As Barad reminds us, any entangled set of practices is not only technical but constitutes complex and heterogenous networks of relations that are historical, material, collective, scientific, technological, corporate, semiotic and imaginary. (Barad, 2007, 360) The genealogies of these relations call attention to the ethical dimension of Barad’s ethico-onto-epistemology.  What becomes articulate by and within a particular agential cut is the effect of the intra-active engagements that are specific to that particular cut. From this point of view, the question of objectivity in knowledge production concerns the intra-active becoming of a phenomenon.  A phenomenon cannot be perceived separately from its entanglements. Therefore, for Barad: “Objectivity is a matter of accountability for what materializes… It matters which cuts are enacted: different cuts enact different materialized becomings.” (Barad, 2007, 361)


A dialogue with Barad’s agential realism provides for me an opportunity to address my artistic research relationally, as a process in which my readings and my artistic thinking in mutually constitutive ways proceed in entangled intra-actions. This thinking and writing is relational also in the sense that it takes place in conversation with those readers, some of them anonymous, whose comments have made a difference in this text. One of the most insistent questions that have emerged in this process is the question of animal agency in those intra-active becomings performed at the interfaces of the “Untitled 1-3” objects. These questions concern the conditions by way of which the experience of embodied vitality and affect – the sense of being able to feel for the other – is produced. How to make accountable the capacity of animal hair to invest the installation with vitality in those intra-actions that I have addressed?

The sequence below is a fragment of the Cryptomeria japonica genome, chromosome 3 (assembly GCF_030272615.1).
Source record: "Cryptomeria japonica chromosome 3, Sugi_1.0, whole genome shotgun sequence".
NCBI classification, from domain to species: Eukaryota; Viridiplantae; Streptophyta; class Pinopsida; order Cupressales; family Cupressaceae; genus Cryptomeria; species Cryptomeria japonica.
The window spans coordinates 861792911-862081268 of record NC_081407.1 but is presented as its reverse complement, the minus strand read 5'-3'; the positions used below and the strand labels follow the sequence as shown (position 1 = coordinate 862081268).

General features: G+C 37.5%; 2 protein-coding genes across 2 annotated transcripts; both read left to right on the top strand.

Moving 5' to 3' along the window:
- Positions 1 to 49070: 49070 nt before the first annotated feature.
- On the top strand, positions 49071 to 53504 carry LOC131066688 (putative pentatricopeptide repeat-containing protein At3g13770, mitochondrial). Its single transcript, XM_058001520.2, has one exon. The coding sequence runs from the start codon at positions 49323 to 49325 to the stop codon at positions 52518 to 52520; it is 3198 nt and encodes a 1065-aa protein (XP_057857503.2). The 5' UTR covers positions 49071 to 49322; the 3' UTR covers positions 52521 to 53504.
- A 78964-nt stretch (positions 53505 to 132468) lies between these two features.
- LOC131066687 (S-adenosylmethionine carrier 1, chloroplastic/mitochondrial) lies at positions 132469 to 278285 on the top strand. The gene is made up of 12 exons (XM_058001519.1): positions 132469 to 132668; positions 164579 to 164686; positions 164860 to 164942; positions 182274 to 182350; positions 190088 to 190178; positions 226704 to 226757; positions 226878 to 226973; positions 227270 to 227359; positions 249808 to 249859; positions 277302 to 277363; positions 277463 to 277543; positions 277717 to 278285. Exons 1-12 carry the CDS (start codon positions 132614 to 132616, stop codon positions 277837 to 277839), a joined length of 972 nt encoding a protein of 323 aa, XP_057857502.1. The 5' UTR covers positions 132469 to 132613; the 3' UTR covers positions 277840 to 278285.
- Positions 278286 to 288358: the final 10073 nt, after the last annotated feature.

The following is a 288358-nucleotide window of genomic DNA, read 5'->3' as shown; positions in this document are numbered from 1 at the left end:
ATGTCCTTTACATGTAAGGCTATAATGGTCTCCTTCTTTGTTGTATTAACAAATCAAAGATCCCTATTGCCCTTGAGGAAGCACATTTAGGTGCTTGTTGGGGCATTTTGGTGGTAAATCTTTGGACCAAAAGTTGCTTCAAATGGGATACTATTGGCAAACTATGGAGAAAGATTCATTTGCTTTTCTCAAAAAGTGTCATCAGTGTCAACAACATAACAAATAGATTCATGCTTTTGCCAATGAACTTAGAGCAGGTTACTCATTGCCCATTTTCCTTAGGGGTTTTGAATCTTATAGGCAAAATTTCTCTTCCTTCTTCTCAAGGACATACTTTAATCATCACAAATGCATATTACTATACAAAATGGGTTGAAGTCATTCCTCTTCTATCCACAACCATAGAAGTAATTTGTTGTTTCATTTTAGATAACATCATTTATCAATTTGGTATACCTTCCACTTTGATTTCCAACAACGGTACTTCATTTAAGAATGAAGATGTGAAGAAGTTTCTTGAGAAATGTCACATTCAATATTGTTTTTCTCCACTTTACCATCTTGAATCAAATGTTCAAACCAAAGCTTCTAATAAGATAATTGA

In Scandinavia, we have tended to share a long history with sheep. Archaeologist Kristin Armstrong Oma has suggested in response to recent theoretical work in animal agency that domestication of sheep and other household animals introduced a particular kind of bond, which she has addressed as social contract between animals and humans. This contract may be understood as the conditions of possibility for those multi-layered and heterogenous intra-actions by which domestic animal-human relations, the mutually constituted rhythms and life cycles have evolved since Bronze Age. (Armstrong Oma, 2010)